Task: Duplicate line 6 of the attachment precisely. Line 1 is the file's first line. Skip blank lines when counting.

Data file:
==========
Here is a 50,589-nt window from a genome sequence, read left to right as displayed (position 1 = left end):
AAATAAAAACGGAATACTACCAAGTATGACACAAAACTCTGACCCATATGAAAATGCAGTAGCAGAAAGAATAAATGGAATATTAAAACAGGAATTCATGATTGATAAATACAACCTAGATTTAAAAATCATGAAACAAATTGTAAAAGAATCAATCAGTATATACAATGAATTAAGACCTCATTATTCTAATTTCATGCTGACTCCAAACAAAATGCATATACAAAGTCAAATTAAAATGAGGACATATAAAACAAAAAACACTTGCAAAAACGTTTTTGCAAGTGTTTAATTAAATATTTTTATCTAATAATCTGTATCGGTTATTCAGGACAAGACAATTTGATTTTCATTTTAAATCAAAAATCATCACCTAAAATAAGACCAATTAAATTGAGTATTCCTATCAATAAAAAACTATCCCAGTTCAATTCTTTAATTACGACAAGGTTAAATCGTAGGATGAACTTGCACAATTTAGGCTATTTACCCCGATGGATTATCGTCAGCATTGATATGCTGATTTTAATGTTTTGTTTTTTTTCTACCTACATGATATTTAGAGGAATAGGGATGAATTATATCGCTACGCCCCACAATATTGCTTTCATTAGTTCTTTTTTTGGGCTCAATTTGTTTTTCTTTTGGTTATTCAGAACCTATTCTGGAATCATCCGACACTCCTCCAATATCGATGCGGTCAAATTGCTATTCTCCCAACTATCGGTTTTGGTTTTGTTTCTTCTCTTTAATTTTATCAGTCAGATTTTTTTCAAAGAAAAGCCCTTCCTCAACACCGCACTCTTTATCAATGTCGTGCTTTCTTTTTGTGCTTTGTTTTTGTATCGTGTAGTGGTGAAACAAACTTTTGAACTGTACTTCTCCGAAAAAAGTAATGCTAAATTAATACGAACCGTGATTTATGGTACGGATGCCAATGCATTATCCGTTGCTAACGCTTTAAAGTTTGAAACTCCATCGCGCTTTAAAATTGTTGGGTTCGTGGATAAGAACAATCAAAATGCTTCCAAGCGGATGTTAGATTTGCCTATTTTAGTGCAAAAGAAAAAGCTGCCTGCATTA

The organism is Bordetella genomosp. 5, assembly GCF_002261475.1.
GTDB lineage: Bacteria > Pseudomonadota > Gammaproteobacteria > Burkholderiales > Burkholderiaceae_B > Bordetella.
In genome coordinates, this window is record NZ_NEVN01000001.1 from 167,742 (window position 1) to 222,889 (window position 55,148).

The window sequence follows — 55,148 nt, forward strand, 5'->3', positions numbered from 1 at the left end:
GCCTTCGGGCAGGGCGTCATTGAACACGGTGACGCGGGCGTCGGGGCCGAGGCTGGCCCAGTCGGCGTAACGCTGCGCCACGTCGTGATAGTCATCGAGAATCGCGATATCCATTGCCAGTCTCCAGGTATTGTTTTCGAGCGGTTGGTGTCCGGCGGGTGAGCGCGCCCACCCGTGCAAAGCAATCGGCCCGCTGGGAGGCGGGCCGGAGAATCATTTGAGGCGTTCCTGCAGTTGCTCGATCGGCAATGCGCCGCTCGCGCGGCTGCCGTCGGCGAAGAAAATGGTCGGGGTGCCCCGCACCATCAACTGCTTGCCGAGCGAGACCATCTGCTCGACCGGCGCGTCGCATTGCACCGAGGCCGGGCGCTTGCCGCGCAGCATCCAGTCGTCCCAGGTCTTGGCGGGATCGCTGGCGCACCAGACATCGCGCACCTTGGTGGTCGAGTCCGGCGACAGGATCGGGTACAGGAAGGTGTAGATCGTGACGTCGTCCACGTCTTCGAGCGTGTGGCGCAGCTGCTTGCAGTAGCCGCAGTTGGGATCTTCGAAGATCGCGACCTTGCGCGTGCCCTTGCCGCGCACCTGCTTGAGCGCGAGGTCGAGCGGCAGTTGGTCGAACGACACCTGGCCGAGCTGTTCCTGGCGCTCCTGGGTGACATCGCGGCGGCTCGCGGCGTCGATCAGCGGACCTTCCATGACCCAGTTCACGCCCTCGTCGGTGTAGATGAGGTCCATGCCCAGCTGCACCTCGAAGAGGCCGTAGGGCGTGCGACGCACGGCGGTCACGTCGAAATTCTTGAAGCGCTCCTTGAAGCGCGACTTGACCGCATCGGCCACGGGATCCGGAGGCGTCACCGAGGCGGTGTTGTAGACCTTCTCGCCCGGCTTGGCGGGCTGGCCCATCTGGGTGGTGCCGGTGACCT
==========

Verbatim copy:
The window sequence follows — 55,148 nt, forward strand, 5'->3', positions numbered from 1 at the left end: